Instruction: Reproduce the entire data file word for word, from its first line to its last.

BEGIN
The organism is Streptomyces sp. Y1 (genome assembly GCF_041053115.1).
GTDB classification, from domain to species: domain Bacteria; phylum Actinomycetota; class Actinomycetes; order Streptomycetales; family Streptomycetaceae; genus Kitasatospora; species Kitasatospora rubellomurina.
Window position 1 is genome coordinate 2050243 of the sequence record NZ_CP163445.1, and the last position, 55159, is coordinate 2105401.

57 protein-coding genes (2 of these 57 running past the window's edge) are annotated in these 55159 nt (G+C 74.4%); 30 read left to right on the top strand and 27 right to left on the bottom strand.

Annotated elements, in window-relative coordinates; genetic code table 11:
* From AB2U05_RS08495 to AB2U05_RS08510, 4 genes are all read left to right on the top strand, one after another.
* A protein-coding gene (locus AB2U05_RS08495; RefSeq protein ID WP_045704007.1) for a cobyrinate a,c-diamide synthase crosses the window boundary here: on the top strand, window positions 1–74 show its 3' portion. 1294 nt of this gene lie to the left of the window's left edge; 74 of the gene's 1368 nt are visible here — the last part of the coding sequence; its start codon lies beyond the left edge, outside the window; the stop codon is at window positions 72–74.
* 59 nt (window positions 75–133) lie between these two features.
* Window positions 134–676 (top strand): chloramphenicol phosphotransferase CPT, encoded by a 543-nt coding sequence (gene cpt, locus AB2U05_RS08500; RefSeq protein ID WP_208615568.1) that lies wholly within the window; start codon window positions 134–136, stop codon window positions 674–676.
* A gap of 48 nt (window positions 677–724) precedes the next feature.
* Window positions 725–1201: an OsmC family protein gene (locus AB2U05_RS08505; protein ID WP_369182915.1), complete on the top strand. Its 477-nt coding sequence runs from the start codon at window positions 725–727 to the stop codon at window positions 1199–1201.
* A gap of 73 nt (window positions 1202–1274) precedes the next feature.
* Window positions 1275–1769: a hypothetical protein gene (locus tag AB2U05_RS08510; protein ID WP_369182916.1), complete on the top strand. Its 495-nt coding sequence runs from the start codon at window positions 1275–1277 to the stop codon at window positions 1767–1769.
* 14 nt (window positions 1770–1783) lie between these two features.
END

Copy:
The organism is Streptomyces sp. Y1 (genome assembly GCF_041053115.1).
GTDB classification, from domain to species: domain Bacteria; phylum Actinomycetota; class Actinomycetes; order Streptomycetales; family Streptomycetaceae; genus Kitasatospora; species Kitasatospora rubellomurina.
Window position 1 is genome coordinate 2050243 of the sequence record NZ_CP163445.1, and the last position, 55159, is coordinate 2105401.

57 protein-coding genes (2 of these 57 running past the window's edge) are annotated in these 55159 nt (G+C 74.4%); 30 read left to right on the top strand and 27 right to left on the bottom strand.

Annotated elements, in window-relative coordinates; genetic code table 11:
* From AB2U05_RS08495 to AB2U05_RS08510, 4 genes are all read left to right on the top strand, one after another.
* A protein-coding gene (locus AB2U05_RS08495; RefSeq protein ID WP_045704007.1) for a cobyrinate a,c-diamide synthase crosses the window boundary here: on the top strand, window positions 1–74 show its 3' portion. 1294 nt of this gene lie to the left of the window's left edge; 74 of the gene's 1368 nt are visible here — the last part of the coding sequence; its start codon lies beyond the left edge, outside the window; the stop codon is at window positions 72–74.
* 59 nt (window positions 75–133) lie between these two features.
* Window positions 134–676 (top strand): chloramphenicol phosphotransferase CPT, encoded by a 543-nt coding sequence (gene cpt, locus AB2U05_RS08500; RefSeq protein ID WP_208615568.1) that lies wholly within the window; start codon window positions 134–136, stop codon window positions 674–676.
* A gap of 48 nt (window positions 677–724) precedes the next feature.
* Window positions 725–1201: an OsmC family protein gene (locus AB2U05_RS08505; protein ID WP_369182915.1), complete on the top strand. Its 477-nt coding sequence runs from the start codon at window positions 725–727 to the stop codon at window positions 1199–1201.
* A gap of 73 nt (window positions 1202–1274) precedes the next feature.
* Window positions 1275–1769: a hypothetical protein gene (locus tag AB2U05_RS08510; protein ID WP_369182916.1), complete on the top strand. Its 495-nt coding sequence runs from the start codon at window positions 1275–1277 to the stop codon at window positions 1767–1769.
* 14 nt (window positions 1770–1783) lie between these two features.